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`Ex-Gay' Group Draws Fire From Allies

Backers raise concerns about online postings. One advocated ridicule of nonconforming children; the other seemed to justify slavery.

October 15, 2006|Stephanie Simon | Time Staff Writer

The National Assn. for Research & Therapy of Homosexuality positions itself as a scientific group dedicated to helping gay men and lesbians shed same-sex attractions and realize their "heterosexual potential."

Its statements routinely outrage gay-rights activists. But two commentaries posted online in recent months by members of NARTH's scientific advisory committee have raised concerns among its closest allies as well.

One psychiatrist called for allowing schoolchildren to shame and ridicule classmates who don't act according to stereotypical gender roles. Another board member, a therapist, asserted that slaves may have been better off in chains than in "savage" Africa.

One of NARTH's scientific advisors has quit in protest, and a prominent therapist has canceled his presentation at the group's annual conference next month. Alan Chambers, who leads the nation's largest support group for "ex-gays," urged NARTH's members to "think long and hard about the mission of the organization."

At issue are comments by Canadian psychiatrist Joseph Berger and New York psychotherapist Gerald Schoenewolf.

In a blog on NARTH's website, Berger expressed disgust with a Northern California school that accommodated a cross-dressing kindergartner and other children with "gender-variant" behaviors. Berger said that instead of teaching tolerance, schools should "let the other children ridicule" boys and girls who don't conform.

"It is a mistake for various interfering, ignorant and biased busybodies to try to 'counsel' the other children into accepting the abnormal," Berger wrote. "It is very healthy to be able to draw the line between what is healthy and what is sick."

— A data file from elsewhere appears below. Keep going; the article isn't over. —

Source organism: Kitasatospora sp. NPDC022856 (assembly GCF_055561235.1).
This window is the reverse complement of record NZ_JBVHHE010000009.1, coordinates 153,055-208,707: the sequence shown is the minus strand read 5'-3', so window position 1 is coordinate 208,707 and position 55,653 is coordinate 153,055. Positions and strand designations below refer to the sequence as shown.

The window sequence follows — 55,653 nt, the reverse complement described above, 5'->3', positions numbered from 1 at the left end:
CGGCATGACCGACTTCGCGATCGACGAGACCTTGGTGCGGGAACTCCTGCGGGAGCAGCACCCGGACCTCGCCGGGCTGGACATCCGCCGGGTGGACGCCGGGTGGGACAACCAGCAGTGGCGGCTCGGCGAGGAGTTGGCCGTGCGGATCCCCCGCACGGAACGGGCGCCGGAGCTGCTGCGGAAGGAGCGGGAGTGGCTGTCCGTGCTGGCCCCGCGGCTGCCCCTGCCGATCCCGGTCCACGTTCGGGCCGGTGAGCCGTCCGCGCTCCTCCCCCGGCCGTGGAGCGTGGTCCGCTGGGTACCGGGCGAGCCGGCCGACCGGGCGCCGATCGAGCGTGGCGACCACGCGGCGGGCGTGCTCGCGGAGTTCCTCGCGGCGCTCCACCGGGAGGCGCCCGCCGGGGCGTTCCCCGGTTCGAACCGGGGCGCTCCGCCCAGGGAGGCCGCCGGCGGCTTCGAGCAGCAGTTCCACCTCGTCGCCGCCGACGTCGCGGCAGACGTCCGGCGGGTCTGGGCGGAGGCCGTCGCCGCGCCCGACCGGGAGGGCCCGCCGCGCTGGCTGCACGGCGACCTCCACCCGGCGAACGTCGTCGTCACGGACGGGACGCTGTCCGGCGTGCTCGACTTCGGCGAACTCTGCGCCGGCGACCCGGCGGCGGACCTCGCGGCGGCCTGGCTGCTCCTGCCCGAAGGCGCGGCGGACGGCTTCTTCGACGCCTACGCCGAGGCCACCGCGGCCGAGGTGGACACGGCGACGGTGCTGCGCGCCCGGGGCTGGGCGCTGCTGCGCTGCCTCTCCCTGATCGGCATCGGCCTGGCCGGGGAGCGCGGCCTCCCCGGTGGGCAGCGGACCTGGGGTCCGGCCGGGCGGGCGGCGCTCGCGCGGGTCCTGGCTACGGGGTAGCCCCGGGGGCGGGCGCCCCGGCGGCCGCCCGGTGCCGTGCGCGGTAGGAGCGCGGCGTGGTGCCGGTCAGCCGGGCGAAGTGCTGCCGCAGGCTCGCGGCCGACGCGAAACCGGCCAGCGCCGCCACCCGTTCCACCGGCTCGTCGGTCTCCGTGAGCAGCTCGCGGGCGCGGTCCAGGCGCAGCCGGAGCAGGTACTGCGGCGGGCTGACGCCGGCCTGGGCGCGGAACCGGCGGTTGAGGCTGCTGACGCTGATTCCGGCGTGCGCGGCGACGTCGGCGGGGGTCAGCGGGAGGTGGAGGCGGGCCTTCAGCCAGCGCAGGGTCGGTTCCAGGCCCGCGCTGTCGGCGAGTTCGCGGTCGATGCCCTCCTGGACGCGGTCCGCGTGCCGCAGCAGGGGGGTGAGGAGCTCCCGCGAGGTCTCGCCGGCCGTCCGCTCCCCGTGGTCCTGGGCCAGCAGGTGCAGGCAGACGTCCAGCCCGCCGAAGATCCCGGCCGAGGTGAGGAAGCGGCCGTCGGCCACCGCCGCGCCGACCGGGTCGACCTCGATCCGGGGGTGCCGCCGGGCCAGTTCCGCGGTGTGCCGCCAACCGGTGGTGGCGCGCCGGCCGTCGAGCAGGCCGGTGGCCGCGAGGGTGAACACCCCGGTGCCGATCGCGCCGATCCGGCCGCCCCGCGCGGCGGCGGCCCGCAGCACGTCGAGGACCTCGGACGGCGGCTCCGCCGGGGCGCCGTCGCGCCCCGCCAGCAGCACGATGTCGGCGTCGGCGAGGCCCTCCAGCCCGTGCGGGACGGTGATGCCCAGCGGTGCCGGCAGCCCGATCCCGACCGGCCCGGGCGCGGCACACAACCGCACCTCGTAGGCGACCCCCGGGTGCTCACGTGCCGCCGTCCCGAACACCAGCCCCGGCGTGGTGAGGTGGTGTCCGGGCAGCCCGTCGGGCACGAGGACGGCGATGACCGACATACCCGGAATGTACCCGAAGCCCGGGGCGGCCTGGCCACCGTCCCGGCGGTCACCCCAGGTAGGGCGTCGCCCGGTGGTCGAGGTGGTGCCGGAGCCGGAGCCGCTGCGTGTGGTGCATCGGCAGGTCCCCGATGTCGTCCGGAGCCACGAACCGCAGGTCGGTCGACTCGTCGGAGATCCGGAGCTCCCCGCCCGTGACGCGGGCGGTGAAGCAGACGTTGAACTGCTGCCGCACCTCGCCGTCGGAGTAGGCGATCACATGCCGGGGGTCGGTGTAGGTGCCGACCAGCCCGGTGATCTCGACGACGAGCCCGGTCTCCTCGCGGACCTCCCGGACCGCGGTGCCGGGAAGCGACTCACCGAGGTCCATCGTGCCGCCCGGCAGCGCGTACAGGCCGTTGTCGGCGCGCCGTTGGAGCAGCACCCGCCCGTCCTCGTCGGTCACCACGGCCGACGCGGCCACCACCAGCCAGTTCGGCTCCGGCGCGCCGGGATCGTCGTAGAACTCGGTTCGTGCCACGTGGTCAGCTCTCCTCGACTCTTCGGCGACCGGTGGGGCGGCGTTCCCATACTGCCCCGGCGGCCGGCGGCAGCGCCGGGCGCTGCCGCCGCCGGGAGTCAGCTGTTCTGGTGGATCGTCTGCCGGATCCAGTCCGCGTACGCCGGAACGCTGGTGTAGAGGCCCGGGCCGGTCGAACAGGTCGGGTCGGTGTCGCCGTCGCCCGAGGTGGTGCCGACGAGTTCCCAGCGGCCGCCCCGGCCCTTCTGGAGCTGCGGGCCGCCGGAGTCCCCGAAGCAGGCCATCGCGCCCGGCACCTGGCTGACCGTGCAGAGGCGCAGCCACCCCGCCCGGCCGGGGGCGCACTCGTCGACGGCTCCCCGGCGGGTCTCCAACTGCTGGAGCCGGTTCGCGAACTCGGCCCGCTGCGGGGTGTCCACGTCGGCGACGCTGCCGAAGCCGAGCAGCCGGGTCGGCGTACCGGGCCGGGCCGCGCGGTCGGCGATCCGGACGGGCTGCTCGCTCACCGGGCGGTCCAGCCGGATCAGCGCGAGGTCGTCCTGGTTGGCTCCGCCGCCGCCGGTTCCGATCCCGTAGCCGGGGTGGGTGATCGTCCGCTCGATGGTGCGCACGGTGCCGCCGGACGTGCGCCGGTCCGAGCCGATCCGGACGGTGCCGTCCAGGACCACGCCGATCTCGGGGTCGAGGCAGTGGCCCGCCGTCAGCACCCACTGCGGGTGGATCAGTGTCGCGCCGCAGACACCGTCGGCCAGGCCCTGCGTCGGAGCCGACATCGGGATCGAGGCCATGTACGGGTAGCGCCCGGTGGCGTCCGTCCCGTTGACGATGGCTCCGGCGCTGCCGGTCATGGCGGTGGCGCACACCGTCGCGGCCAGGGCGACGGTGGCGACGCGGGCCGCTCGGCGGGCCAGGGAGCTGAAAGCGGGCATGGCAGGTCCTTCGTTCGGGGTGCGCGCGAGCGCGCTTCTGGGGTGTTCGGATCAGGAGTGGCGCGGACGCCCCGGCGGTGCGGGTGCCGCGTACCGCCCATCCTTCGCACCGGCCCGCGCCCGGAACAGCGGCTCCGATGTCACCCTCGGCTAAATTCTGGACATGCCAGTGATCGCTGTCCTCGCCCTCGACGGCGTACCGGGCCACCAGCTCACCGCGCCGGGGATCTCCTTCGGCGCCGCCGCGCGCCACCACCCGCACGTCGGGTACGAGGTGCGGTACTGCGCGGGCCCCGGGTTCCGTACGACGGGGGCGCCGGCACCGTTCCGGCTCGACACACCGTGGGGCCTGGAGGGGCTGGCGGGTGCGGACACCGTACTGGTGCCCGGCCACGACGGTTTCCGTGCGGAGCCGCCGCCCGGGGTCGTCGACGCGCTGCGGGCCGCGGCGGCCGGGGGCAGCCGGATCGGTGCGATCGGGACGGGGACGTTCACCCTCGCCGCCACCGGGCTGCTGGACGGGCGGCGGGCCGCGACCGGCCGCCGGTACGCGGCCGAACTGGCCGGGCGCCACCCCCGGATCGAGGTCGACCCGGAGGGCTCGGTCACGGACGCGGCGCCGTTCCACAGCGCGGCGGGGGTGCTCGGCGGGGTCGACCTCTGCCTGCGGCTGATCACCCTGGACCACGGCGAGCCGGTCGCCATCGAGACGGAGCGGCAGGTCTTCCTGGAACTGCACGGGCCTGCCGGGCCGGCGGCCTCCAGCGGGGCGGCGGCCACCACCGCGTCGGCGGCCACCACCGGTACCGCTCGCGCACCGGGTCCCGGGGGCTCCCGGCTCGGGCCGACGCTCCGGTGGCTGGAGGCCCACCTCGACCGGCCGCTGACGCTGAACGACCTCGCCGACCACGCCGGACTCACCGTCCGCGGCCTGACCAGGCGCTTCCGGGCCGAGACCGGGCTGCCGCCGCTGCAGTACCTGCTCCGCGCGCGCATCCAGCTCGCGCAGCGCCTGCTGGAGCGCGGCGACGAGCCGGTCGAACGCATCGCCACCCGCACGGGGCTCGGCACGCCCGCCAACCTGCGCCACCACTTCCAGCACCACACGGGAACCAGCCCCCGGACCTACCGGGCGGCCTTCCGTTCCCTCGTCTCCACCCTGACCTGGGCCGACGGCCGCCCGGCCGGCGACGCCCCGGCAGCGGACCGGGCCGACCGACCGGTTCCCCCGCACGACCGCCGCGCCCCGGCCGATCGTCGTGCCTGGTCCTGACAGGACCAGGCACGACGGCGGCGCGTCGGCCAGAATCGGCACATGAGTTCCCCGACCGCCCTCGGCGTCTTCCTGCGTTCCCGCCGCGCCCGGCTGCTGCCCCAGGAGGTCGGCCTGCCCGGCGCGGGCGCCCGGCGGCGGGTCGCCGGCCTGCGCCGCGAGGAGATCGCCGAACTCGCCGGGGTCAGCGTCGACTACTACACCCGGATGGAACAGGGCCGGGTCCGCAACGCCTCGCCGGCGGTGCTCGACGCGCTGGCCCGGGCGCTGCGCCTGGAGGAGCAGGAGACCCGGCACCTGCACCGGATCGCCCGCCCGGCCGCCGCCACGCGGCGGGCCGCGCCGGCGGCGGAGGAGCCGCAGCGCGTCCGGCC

Schoenewolf's essay on political correctness not only seemed to justify slavery, it also denounced the gay-rights movement as "mob rule." Using explicit language, Schoenewolf asserted that "the entire planet has now been forced to agree that [homosexuality] is normal."

"This puts a real spotlight on what we're dealing with.... This organization is incredibly reckless and irresponsible," said Wayne Besen, a gay-rights activist who founded a nonprofit, Truth Wins Out, to keep tabs on the ex-gay movement.

NARTH's premise that homosexuality is a disorder that can be overcome through therapy is routinely cited by activists pushing to get the "ex-gay" perspective into public schools. Besen said he hoped the controversies would slow that movement by discrediting the Encino-based organization -- and its claim to take a scientific approach to homosexuality. "This is a group of people with some very peculiar, if not dangerous, views," Besen said.

NARTH President Joseph Nicolosi acknowledged that some of the posted comments "were poorly phrased" but said he intended to keep Berger and Schoenewolf on the board.

Both of their commentaries have been removed from the NARTH website. Nicolosi said the group did not support public shaming of children; an official NARTH statement also expressed regret over Schoenewolf's remarks about slavery.

But those apologies have not quelled the controversy.

Therapist Warren Throckmorton, an associate professor of psychology at Grove City College in Pennsylvania, has long been concerned that NARTH overemphasizes poor parenting as the root of homosexuality. He's also uneasy that NARTH rejects even the possibility of a fulfilling life with a same-sex partner.

At the upcoming conference, Throckmorton had hoped to persuade NARTH therapists to adopt the approach he uses, which is to help patients find harmony between their sexual identity and their religious values. For some, that means trying to change their attraction to the same sex; for others, it means finding peace with a gay identity.

"Therapists should not impose their view of the outcome on clients," Throckmorton said.

Late last month, he canceled his presentation, telling NARTH that he feared he would not get "a scholarly consideration" of his approach.

The two groups that regularly stage conferences on "overcoming homosexuality" -- Focus on the Family and Exodus International -- have both affirmed their support for Nicolosi. But Chambers, the president of Exodus, made clear he disagreed sharply with how NARTH has handled the controversy.

Berger's advice that children with differences be ridiculed "wouldn't be something we would tolerate from someone who was part of our board," said Chambers, who recalls being teased for acting effeminate as a boy. "We have to be very careful about what we say and how we say it. Peoples' emotions, hearts and even lives are at stake."

stephanie.simon@latimes.com

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